Practical and cultural considerations for living kidney donors

Practical considerations

Will you be covered by your health insurance?

You should check with your insurance company prior to donating. The transplant team is always happy to offer help and advice if your insurance company has any specific questions related to the donation and life-long risk for you.

What if you live in a different part of the UK from the person you are donating to?

You can still donate. Your transplant team can arrange for your donor assessment to take place at a hospital near to you if that is easier for you. Usually the donation will take place in the hospital where the person you are donating to is cared for. However, it may be possible to donate in a transplant centre closer to home, depending upon individual circumstances. Your kidney can always be transported safely to the recipient’s transplant centre.

What if you live outside the UK?

You can still donate to a friend or family member but there are some restrictions on donating to people with whom you have not had a close or previous relationship if you are not resident in the UK. Some preliminary tests can be arranged in your own country to see if you could be a suitable donor. You should contact the living donor coordinator in your recipient’s transplant centre for further information and advice. If your first language is not English and you are considered to be a suitable donor, translation support is available for you throughout the detailed assessment process.

How long does the donor assessment process take?

The assessment process usually takes at least three months. However, it may take more or less time depending upon where you live, the hospital you are being assessed by and the types of tests you may require. Wherever possible, the assessment process is tailored around your other commitments.

How much time will you need to take off work?

Most transplant centres will try to arrange the tests and investigations before the operation around your work to minimise disruption to your job. It is sometimes possible to arrange for some of the tests to be done locally if you live a long way from the transplant centre.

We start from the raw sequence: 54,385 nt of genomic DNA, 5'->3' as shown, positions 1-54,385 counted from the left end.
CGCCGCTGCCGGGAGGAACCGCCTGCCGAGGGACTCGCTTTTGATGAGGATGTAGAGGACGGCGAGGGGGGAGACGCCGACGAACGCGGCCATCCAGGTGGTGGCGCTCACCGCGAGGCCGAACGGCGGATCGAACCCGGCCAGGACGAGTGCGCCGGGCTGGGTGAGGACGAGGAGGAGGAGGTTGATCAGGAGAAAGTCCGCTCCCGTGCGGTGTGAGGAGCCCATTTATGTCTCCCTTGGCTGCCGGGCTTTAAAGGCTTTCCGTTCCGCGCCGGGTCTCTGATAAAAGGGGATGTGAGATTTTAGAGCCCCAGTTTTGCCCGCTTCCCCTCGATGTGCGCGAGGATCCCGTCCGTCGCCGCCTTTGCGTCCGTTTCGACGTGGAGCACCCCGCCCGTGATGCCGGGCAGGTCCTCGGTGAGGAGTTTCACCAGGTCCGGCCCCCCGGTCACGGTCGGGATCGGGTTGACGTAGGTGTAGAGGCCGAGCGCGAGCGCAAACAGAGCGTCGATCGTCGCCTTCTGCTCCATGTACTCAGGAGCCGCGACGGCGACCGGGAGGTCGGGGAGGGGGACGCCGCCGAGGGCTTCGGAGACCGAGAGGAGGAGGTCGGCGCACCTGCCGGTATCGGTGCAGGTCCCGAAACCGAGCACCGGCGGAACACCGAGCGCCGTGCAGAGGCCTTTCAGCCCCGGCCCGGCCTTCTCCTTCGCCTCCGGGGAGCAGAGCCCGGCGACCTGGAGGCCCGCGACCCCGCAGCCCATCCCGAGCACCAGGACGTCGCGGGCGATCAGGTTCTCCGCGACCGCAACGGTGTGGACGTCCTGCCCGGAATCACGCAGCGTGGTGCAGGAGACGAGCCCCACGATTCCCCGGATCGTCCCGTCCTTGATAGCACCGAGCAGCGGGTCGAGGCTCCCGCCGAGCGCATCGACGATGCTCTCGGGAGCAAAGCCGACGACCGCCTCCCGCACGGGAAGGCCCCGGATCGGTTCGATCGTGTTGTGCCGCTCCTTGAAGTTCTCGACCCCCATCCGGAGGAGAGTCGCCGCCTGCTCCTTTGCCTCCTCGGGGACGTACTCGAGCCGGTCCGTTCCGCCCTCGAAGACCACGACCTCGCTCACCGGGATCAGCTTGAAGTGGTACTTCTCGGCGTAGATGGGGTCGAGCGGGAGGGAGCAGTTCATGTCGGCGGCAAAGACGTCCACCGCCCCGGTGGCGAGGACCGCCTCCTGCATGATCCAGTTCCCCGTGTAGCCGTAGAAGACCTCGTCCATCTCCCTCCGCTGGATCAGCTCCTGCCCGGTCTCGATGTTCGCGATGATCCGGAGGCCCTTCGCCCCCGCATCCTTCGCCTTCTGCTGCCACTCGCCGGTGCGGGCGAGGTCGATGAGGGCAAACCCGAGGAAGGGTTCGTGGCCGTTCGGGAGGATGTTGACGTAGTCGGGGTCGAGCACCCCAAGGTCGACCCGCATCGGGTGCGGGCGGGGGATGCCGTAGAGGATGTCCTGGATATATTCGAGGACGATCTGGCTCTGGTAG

Two people having coffee

The recovery period after 9 the operation usually lasts between four to twelve weeks depending on the surgery, your individual recovery and the type of work you do (e.g. those with a desk-based job may be ready to return to work sooner than those with a very physical job).

You should discuss this with your coordinator to get a better estimate of how much time you may need to take off work.

How will you be able to afford time off work?

There is a UK scheme which enables donors to reclaim necessary expenses such as loss of earnings and travel. However, you should first discuss this with your employer and find out what is available under your terms of employment around Statutory Sick Pay. Please talk to your living donor coordinator about expenses at an early stage of the process if you may need to apply to the scheme as there is some information that you will need to read and an application form to complete. A letter from your employer and evidence of your expenses will also be necessary.

Cultural considerations

What are the different cultural views on living donation?

The UK is increasingly multicultural. If you have any concerns about living donation contact your Community Association Group or community leaders.

What are the different religious views on living donation?

Most religions support living donation as they view it as a gift to a loved one. However, if you have any doubt, you should contact your religious leader or place of worship for support and advice.

Become a living kidney donor

If you are not a suitable 'match' for someone you wish to donate to, it may be possible for you to join a sharing scheme and be matched with another donor recipient pair in the same situation and for the donor kidneys to be 'exchanged' or 'swapped'.

More information